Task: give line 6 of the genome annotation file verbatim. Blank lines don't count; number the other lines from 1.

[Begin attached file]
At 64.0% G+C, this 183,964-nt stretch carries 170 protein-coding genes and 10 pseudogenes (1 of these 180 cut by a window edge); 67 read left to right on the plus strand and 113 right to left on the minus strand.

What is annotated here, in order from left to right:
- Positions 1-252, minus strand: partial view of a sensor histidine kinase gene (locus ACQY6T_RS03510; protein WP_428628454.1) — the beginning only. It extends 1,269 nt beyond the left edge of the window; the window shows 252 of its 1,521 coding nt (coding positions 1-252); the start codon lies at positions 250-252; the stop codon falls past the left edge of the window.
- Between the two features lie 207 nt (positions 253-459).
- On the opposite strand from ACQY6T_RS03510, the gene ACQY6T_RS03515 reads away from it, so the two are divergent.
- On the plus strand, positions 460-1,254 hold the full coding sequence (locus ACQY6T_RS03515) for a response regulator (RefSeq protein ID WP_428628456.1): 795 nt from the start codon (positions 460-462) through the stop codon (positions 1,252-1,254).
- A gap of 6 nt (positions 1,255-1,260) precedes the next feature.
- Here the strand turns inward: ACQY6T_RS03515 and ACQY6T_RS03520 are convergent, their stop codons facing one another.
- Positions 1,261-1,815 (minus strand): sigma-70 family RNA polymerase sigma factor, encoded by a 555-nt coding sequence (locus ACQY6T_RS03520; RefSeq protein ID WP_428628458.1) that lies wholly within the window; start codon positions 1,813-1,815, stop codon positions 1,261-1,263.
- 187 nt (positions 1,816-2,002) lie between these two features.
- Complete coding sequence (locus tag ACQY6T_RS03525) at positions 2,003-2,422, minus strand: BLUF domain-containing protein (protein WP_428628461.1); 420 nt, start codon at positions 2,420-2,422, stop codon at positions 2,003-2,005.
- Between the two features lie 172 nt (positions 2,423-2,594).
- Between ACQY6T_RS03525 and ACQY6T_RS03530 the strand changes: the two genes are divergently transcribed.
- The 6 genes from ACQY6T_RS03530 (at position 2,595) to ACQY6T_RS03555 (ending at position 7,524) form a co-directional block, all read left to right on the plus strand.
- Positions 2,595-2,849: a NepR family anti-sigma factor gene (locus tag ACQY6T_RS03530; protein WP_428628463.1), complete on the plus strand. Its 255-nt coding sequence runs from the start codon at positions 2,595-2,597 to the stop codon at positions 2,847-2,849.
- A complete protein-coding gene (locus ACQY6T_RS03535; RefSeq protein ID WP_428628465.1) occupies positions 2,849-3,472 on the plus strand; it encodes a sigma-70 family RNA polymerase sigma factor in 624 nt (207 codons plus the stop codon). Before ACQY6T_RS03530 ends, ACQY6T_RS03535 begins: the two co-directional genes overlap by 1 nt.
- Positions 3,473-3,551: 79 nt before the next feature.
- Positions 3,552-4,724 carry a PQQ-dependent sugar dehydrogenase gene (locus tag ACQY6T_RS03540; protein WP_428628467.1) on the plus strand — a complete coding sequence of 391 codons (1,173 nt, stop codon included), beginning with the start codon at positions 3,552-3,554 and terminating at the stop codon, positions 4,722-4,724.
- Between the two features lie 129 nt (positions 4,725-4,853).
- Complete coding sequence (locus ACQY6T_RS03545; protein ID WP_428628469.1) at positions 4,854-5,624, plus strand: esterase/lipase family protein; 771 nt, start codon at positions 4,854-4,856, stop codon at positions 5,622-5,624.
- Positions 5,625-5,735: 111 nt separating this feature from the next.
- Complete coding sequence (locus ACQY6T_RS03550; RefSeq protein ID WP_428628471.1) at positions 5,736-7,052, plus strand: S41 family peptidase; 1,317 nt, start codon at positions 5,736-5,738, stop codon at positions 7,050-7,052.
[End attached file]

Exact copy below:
- On the plus strand, positions 460-1,254 hold the full coding sequence (locus ACQY6T_RS03515) for a response regulator (RefSeq protein ID WP_428628456.1): 795 nt from the start codon (positions 460-462) through the stop codon (positions 1,252-1,254).